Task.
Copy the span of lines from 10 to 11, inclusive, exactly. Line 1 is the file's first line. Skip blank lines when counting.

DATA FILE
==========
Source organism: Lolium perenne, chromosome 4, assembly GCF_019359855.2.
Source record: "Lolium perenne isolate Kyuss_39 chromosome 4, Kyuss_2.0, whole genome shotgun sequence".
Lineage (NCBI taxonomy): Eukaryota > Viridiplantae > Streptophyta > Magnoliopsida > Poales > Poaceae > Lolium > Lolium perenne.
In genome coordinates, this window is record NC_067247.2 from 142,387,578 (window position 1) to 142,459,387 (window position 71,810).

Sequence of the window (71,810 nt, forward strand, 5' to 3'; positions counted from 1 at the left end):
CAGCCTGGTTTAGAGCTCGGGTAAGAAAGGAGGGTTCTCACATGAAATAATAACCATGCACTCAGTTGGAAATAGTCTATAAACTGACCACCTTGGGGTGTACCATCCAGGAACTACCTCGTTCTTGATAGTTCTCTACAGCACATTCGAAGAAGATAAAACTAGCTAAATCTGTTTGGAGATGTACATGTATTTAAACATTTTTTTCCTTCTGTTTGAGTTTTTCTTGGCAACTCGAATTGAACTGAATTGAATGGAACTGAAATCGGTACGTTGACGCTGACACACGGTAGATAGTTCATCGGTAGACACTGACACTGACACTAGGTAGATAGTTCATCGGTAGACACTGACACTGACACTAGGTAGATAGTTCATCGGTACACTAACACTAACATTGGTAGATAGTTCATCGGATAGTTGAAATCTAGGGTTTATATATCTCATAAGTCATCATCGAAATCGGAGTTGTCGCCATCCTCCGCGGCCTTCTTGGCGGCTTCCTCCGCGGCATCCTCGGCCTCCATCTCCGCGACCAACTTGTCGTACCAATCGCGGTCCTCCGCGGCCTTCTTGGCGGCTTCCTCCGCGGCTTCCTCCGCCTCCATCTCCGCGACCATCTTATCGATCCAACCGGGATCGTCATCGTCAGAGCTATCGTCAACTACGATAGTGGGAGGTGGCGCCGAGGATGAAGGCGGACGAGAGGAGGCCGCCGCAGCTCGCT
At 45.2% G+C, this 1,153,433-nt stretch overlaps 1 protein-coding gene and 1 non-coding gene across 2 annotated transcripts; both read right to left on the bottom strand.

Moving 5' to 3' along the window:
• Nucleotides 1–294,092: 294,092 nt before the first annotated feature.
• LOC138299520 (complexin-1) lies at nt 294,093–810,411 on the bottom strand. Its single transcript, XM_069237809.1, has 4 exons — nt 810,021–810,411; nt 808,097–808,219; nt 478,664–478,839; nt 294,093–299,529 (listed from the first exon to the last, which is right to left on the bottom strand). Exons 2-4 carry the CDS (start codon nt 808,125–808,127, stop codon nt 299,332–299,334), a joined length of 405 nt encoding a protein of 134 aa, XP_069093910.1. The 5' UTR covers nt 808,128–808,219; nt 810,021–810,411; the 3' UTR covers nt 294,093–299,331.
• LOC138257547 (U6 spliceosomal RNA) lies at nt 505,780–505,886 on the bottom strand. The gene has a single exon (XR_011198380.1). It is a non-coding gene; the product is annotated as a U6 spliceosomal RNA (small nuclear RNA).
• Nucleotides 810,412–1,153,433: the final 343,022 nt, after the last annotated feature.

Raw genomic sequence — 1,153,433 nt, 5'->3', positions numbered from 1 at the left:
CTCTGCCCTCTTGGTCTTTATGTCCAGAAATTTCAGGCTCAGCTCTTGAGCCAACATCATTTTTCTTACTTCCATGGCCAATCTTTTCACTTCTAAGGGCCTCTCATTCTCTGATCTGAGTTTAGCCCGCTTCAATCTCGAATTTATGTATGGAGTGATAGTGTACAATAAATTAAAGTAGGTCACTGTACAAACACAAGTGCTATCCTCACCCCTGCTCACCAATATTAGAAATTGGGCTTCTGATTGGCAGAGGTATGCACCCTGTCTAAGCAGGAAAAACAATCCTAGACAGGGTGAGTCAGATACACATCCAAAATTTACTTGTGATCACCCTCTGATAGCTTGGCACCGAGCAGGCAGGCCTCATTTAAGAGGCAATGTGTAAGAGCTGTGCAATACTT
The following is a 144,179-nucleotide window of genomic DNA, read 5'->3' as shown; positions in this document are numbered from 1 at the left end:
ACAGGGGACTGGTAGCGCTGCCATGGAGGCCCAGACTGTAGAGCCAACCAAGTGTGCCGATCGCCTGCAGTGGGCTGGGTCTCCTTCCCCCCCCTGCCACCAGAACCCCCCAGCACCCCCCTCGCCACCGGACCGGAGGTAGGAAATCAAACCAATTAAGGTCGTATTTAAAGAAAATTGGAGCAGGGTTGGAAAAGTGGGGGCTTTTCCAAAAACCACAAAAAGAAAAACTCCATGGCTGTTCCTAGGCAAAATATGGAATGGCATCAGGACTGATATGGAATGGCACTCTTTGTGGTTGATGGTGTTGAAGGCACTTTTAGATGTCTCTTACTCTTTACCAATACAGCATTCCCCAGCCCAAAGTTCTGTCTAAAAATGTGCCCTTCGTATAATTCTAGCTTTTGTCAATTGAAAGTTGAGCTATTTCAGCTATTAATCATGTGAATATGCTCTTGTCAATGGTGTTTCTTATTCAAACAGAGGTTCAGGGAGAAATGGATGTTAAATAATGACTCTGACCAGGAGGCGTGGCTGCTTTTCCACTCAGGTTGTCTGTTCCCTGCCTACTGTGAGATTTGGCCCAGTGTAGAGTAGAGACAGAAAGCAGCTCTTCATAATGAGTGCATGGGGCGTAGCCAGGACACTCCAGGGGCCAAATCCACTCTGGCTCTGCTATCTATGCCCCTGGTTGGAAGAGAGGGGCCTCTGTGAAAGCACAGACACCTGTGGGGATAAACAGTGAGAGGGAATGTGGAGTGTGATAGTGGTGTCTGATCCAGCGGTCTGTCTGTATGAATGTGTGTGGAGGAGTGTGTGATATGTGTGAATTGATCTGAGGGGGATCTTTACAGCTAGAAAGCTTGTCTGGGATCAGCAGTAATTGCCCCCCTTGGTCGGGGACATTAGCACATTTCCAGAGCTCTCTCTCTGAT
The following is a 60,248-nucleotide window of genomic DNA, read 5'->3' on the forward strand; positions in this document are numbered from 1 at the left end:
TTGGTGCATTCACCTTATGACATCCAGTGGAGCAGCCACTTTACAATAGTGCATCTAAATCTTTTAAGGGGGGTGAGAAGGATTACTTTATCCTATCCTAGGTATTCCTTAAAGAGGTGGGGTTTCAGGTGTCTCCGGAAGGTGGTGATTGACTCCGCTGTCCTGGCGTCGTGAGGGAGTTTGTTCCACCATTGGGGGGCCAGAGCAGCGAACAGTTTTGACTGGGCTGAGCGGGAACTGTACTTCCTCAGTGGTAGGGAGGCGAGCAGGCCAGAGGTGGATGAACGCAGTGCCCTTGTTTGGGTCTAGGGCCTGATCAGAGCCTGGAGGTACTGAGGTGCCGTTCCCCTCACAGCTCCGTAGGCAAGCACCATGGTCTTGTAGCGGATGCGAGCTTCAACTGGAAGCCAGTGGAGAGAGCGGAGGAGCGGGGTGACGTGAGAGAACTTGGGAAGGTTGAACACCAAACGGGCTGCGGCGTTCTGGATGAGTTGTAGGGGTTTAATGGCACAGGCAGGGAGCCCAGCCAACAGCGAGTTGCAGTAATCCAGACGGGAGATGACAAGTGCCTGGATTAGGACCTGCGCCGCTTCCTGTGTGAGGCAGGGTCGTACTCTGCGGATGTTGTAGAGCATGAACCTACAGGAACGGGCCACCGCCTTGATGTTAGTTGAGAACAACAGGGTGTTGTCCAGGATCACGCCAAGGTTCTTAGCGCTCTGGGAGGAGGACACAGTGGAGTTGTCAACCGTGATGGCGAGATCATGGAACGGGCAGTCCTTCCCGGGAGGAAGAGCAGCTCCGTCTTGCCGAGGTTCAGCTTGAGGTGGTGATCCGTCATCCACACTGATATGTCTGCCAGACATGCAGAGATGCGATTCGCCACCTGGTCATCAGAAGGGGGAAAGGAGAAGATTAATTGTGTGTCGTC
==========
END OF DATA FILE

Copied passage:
• LOC138299520 (complexin-1) lies at nt 294,093–810,411 on the bottom strand. Its single transcript, XM_069237809.1, has 4 exons — nt 810,021–810,411; nt 808,097–808,219; nt 478,664–478,839; nt 294,093–299,529 (listed from the first exon to the last, which is right to left on the bottom strand). Exons 2-4 carry the CDS (start codon nt 808,125–808,127, stop codon nt 299,332–299,334), a joined length of 405 nt encoding a protein of 134 aa, XP_069093910.1. The 5' UTR covers nt 808,128–808,219; nt 810,021–810,411; the 3' UTR covers nt 294,093–299,331.
• LOC138257547 (U6 spliceosomal RNA) lies at nt 505,780–505,886 on the bottom strand. The gene has a single exon (XR_011198380.1). It is a non-coding gene; the product is annotated as a U6 spliceosomal RNA (small nuclear RNA).